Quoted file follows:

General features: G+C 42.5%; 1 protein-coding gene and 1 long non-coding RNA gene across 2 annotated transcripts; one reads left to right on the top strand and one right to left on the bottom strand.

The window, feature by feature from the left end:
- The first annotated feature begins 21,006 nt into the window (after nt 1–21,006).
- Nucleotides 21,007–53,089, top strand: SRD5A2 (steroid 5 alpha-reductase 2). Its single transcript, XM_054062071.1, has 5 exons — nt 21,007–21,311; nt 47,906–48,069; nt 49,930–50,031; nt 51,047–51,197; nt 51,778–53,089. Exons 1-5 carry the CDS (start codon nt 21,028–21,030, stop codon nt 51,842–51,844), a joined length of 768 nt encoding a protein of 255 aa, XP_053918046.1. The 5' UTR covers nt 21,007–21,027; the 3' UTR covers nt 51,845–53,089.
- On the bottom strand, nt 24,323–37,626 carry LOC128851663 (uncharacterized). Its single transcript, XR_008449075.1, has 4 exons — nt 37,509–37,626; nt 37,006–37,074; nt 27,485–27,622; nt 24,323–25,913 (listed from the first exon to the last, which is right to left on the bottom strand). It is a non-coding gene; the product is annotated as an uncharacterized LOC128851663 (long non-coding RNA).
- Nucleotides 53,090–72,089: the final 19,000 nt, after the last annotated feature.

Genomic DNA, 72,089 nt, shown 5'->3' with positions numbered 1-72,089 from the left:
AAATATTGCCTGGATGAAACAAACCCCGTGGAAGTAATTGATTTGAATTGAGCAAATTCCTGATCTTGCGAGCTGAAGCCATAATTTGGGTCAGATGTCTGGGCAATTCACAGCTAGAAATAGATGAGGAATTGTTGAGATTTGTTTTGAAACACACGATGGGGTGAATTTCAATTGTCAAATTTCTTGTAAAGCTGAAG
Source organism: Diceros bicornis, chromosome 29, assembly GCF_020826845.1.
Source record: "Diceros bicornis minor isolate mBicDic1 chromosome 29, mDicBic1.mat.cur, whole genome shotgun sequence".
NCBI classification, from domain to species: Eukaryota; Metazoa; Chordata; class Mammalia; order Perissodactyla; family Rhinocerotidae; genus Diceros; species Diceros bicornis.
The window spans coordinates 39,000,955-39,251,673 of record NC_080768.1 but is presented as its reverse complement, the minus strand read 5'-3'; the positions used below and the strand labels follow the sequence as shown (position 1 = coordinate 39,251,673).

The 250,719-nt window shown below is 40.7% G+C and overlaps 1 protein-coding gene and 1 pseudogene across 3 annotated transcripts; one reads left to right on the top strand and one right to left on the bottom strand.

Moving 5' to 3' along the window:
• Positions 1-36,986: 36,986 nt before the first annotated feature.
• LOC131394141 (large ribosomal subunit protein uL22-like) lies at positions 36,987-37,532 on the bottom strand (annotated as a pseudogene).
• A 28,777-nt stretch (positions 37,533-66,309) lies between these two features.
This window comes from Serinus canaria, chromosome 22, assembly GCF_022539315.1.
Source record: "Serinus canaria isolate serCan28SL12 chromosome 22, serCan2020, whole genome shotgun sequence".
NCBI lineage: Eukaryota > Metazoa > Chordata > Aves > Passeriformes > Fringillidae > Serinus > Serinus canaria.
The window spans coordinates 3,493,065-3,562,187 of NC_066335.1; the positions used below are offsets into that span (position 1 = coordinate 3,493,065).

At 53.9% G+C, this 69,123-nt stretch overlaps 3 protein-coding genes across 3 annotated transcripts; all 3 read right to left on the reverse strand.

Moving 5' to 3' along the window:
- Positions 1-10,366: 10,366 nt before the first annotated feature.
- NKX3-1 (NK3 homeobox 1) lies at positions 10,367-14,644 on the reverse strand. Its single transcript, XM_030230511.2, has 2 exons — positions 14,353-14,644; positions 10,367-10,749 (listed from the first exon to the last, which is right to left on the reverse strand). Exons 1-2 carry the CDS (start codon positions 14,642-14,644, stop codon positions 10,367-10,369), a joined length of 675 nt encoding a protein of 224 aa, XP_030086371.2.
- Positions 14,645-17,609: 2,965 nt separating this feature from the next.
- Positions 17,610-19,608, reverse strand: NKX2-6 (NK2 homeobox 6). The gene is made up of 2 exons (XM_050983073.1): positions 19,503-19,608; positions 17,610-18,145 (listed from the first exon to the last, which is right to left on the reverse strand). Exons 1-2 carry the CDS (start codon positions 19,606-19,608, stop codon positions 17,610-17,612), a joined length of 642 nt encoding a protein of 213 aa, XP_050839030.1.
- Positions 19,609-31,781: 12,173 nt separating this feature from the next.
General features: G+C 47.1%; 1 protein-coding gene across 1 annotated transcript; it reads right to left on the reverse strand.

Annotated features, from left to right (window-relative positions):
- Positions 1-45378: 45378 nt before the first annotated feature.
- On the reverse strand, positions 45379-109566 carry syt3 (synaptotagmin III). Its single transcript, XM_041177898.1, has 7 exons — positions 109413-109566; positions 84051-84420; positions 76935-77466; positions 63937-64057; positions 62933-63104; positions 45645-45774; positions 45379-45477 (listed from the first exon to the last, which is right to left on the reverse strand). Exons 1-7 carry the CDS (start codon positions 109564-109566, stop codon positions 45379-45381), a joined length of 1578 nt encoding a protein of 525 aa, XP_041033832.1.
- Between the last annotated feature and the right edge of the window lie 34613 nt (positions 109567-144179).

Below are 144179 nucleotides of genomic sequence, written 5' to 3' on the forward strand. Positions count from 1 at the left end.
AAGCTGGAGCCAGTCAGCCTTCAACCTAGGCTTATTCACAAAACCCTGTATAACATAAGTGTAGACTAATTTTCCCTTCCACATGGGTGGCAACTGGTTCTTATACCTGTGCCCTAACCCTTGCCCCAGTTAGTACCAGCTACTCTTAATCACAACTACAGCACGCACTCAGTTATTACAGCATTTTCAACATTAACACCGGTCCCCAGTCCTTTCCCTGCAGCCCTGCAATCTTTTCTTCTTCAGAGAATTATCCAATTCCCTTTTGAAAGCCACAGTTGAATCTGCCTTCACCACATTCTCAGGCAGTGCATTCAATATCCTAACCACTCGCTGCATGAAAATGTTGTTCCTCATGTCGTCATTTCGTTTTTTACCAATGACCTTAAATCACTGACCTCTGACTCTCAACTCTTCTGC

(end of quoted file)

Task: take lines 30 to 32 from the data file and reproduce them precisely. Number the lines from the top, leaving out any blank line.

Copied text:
Annotated features, from left to right (window-relative positions):
- Positions 1-45378: 45378 nt before the first annotated feature.
- On the reverse strand, positions 45379-109566 carry syt3 (synaptotagmin III). Its single transcript, XM_041177898.1, has 7 exons — positions 109413-109566; positions 84051-84420; positions 76935-77466; positions 63937-64057; positions 62933-63104; positions 45645-45774; positions 45379-45477 (listed from the first exon to the last, which is right to left on the reverse strand). Exons 1-7 carry the CDS (start codon positions 109564-109566, stop codon positions 45379-45381), a joined length of 1578 nt encoding a protein of 525 aa, XP_041033832.1.